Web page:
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Captain David W. Todd, Director, Naval Communications to Secretary of the Navy Josephus Daniels



to initials                WASHINGTON

and No. DNC

July 15, 18.


SUBJECT: Operation of commercial cables.

     1. Should it be decided that the operation of submarine cables landing on United States territory is necessary,they should unquestionably be operated by the Navy Department.

     2. The Cable Censorship has put the Navy Department into direct and constant touch with all the cable companies, and has given the Department an insight into the business operations and influenced the mechanical operation of the cables.

     3. The Navy Department has already place in New York a representative to “police”,as it were,cable officers,to see that cablegrams are submitted for censorship,and that Naval and other United States Government cablegrams and promptly and properly handled.

     4. The control of cables in the hands of another executive department1 could not result in any smoother running or more direct relations between the Cable Censorship and the mechanical operation of cables. The Censorship would have to deal through another Government office in order to accomplish measures which are of primary and vital importance to it. The close coordination of Censorship with the operation of cables were both to be Government functions would undoubtedly facilitate the work of both,add to the efficiency,and allow the work to be done with minimum personnel.

     5. The cable companies have,from the beginning of  the war,shown a strong desire to cooperate with the Navy Department in particular, and they have requested that as much of the Government’s correspondence with the companies as possible be handled through the Navy Department.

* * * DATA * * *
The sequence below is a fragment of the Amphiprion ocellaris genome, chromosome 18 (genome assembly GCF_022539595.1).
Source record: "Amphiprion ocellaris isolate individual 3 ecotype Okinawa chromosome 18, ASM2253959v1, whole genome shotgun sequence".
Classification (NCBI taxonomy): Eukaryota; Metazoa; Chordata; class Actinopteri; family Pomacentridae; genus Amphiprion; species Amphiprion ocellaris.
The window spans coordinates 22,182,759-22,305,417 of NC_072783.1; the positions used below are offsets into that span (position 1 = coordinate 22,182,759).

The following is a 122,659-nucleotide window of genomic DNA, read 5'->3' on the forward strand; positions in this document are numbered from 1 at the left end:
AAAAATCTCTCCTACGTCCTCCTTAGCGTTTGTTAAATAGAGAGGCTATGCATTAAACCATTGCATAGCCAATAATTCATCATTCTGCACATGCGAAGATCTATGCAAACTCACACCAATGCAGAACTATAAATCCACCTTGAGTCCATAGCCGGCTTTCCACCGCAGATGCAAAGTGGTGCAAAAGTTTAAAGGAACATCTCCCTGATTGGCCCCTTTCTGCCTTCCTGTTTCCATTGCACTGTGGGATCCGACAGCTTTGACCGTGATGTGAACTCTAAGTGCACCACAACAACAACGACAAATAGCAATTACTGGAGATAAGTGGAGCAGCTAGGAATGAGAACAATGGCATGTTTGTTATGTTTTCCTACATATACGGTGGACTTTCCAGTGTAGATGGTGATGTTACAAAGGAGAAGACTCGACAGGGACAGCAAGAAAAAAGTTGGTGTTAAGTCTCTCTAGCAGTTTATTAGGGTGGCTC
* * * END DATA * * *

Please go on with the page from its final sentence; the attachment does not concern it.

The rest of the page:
6. This Department has more experience in and has made a closer study of transmission of Government business in Code than any other Department,and is thus better able to insure secrecy.

     7. The coordination of the operation of cables with the transatlantic and transpacific radio circuits would permit of great flexibility in handling traffic in case of failure of certain lines of cable communication of radio and cables of the first importance,and it would be uneconomical and cumbersome to have two departments handling sister enterprises whose work is already intermingled and at any moment might become indistinguishable.

     8. The Navy’s direct method of procedure in case of radiotraffic would help in settling differences with other governments as regards cable procedure.

     9. The handling of commercial radio work has necessitated a commercial division in this office,which undoubtedly insures a familiarity with accounting and auditing of commercial traffic (both land line and radio) more thorough than that of any other Government Department.2

D. W. Todd,        

Source Note: DTS, DLC-MSS, Josephus Daniels Papers, Roll 52. This memorandum is written on printed stationary and the heading is to be found on each of the three pages of the document. Typed on pages two and three is “Secnav” with an hashtag and the page number, and “7-15-18.”

Footnote 1: Todd is presumably referring to the Committee for Public Information.

Footnote 2: At the end of the war, Daniels unsuccessfully advocated for government ownership of the emerging radio industry. Hugh G.J. Aitken, The Continuous Wave: Technology and American Radio, 1900-1932 (Princeton, NJ: Princeton University Press, 1985), 254.

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